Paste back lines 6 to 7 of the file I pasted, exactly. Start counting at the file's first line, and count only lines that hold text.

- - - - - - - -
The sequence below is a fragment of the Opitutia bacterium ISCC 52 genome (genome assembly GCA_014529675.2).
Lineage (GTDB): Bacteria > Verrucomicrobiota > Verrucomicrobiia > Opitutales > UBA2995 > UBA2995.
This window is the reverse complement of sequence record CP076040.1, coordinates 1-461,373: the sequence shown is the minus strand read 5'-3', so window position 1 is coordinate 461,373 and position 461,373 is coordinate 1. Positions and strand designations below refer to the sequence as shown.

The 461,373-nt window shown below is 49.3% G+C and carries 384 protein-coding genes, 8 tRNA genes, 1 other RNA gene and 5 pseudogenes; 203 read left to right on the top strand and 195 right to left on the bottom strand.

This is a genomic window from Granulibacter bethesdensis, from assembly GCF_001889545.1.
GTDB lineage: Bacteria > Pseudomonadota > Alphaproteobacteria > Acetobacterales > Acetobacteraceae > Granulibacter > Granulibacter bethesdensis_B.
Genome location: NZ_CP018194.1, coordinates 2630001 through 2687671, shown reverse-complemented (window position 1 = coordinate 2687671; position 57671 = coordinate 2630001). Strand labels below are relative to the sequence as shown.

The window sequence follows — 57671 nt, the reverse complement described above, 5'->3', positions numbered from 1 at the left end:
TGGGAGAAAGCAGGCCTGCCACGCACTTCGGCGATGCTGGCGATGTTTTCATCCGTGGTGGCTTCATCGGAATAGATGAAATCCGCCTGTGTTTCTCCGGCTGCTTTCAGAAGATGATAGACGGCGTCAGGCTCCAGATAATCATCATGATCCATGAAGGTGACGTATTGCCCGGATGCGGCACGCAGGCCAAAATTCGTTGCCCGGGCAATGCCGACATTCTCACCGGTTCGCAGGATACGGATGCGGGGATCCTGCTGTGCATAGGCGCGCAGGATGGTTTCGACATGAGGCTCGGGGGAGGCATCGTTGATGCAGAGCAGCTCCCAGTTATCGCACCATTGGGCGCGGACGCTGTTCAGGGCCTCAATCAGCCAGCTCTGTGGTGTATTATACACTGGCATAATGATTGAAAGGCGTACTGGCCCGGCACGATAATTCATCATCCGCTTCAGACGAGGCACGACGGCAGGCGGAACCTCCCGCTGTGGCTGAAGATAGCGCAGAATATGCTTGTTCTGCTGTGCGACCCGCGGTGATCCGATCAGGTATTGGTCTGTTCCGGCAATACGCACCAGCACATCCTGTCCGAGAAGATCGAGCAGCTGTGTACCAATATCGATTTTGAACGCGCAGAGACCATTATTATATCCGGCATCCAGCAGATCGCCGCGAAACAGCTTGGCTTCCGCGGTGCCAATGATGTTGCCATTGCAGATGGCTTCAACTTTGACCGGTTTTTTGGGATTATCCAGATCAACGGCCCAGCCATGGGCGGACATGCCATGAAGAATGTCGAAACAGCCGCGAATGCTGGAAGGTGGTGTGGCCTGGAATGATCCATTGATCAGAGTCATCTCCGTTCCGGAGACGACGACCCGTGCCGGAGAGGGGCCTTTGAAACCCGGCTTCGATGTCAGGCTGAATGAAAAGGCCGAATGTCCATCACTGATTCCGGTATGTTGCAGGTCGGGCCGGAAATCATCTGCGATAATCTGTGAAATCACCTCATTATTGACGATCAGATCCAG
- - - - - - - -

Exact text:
GTDB lineage: Bacteria > Pseudomonadota > Alphaproteobacteria > Acetobacterales > Acetobacteraceae > Granulibacter > Granulibacter bethesdensis_B.
Genome location: NZ_CP018194.1, coordinates 2630001 through 2687671, shown reverse-complemented (window position 1 = coordinate 2687671; position 57671 = coordinate 2630001). Strand labels below are relative to the sequence as shown.